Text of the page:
AVOIDING LIABILITY BLOG

So You Want to be an RN First Assistant?

You may have been practicing in the Perioperative nursing area for some time and have decided to take on a “new” role, that of RN First Assistant. RN First Assistants function in an expanded role and work in collaboration with the surgeon and other Perioperative health team members. The RNFA practices at the direction of the surgeon. RN First Assistants do not function as a scrub nurse nor the “instrument nurse” at the same time they perform in the role of RNFA.1

As you have probably heard, you cannot just “declare” yourself an RN First Assistant. You must complete an educational, formal post-basic nursing course that is approved by the state board of nursing, whether through a private entity or through an approved course in an accredited college or university. Certification as a CNOR or APRN is also required.2 And, by January 1, 2020, the Association of peri-Operative Registered Nurses will require that the educational level for entry into an RNFA program, and subsequent practice, be the baccalaureate degree.3

The Association has also defined the RN First Assistant’s scope of practice. Although the scope will vary depending on state nurse practice act requirements, patient populations and an institution’s policy, some of the RNFA’s functions include preoperative patient management in collaboration with other health care providers, intraoperative techniques such as suturing, handling and/or cutting tissue, and postoperative patient management in collaboration with other health team members.4

Clinical privileges for the RNFA is also recommended. The clinical privileging process should include verifying individual RNFA qualifications, defining lines of accountability, and verifying the RNFA’s physical ability to perform the role.5

If you decide to undertake the role of the RNFA, there are a number of guidelines to consider, including:

 Be certain to carefully analyze any educational program for the role, ensuring that it meets AORN requirements;
 Determine the need for this role in the state in which you practice or one to which you are considering relocating;
 Carefully consider obtaining your baccalaureate degree before beginning your education as a RNFA;
 Obtain certification as required for the RNFA;
 When practicing in this role, carefully review your state nurse practice act and its rules for established requirements for the role and your role as an RN generally;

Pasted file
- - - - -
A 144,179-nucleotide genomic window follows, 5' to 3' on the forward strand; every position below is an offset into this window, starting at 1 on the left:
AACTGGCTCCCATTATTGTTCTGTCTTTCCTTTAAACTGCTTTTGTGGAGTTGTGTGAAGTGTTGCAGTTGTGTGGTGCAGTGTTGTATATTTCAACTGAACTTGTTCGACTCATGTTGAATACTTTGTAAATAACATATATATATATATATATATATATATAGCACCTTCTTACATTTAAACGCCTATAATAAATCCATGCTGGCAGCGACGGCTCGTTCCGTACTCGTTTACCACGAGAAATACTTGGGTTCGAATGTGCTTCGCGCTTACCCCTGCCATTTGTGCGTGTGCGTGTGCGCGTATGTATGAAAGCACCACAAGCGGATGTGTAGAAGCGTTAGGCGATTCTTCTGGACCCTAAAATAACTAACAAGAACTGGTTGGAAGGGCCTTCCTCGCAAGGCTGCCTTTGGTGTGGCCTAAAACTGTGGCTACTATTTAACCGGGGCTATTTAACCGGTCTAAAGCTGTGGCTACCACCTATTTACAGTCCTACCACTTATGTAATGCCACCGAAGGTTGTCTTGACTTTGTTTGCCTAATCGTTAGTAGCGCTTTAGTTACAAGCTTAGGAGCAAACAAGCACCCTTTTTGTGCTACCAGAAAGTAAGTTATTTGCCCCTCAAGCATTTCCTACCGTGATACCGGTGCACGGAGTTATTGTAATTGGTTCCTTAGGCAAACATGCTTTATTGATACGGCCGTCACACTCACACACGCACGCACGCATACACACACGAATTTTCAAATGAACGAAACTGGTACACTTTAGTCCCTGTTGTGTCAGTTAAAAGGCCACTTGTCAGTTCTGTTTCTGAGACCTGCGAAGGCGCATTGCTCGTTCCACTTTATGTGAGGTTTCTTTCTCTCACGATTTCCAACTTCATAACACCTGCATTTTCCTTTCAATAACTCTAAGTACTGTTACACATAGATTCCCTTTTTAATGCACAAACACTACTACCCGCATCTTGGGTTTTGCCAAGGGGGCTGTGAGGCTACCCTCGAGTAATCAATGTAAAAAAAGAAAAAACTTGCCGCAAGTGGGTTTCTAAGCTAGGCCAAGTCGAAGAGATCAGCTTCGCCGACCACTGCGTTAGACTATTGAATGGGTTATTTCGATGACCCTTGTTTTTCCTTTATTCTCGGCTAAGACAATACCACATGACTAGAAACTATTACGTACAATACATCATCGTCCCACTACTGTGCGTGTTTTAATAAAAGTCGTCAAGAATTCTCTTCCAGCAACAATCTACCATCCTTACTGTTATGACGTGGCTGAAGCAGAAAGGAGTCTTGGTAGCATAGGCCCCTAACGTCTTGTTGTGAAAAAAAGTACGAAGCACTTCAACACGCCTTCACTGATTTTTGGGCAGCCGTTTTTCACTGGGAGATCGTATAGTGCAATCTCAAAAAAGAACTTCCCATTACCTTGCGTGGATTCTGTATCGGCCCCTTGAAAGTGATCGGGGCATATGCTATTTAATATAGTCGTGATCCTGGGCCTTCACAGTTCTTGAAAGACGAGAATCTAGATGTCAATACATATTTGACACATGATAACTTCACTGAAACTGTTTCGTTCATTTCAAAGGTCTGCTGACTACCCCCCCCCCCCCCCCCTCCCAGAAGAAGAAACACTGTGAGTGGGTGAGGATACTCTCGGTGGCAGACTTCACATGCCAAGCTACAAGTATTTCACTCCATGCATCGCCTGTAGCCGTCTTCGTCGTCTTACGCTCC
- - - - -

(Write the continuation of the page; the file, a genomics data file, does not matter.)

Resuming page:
 Purchase professional liability insurance for your practice as an RNFA;
 Stay within the parameters of your scope of practice;
 When in the RNFA role, do not undertake any other roles in the operating room, including the scrub or instrument nurse role;
 Keep up to date with certification and continuing education requirements of the role and of your state nurse practice act;
 Apply for clinical privileges in the facility in which you function as a RNFA;
 Understand reimbursement processes for your role as a RNFA; and
 Join and be an active participant in the Association of per-Operative RNs.

FOOTNOTES

1. Association of peri-Operative Nurses. Registered Nurse First Assistant. Available at http://www.aorn.org/Clinical_Practice/RNFA-Resources/First-Assisting_(RNFA).aspx . Accessed March 31, 2014.
2. Association of peri-Operative Nurses (2013). AORN Position Statement on RN First Assistants. ( Available at above link).
3. Id.
4. Id.
5. Id.

THIS BULLETIN IS FOR EDUCATIONAL PURPOSES ONLY AND IS NOT TO BE TAKEN AS SPECIFIC LEGAL OR OTHER ADVICE BY THE READER. IF LEGAL OR OTHER ADVICE IS NEEDED, THE READER IS ENCOURAGE SEEK ADVICE FROM A COMPETENT PROFESSIONAL.

ABOUT THE AUTHOR

Nancy Brent: Nursing

Nancy Brent: Nursing

Nancy J. Brent, RN, MS, JD, a nurse attorney in private law practice in Wilmette, IL, represents nurses and other health care providers before the state agency that regulates health professionals. Brent graduated from Loyola University of Chicago School of Law in 1981. Her experience prior to opening her private practice included a year of insurance defense for a major insurance company and establishing a law firm with two other attorneys. After three years of doing defense work at the firm, Brent decided to establish a private practice in 1986. Brent has published extensively and has lectured across the country in the area of law and nursing practice. She is a member of several legal and nursing professional associations, including the American Nurses Association, Sigma Theta Tau International Honor Society of Nursing, the Illinois State Bar Association, and The American Association of Nurse Attorneys (TAANA).

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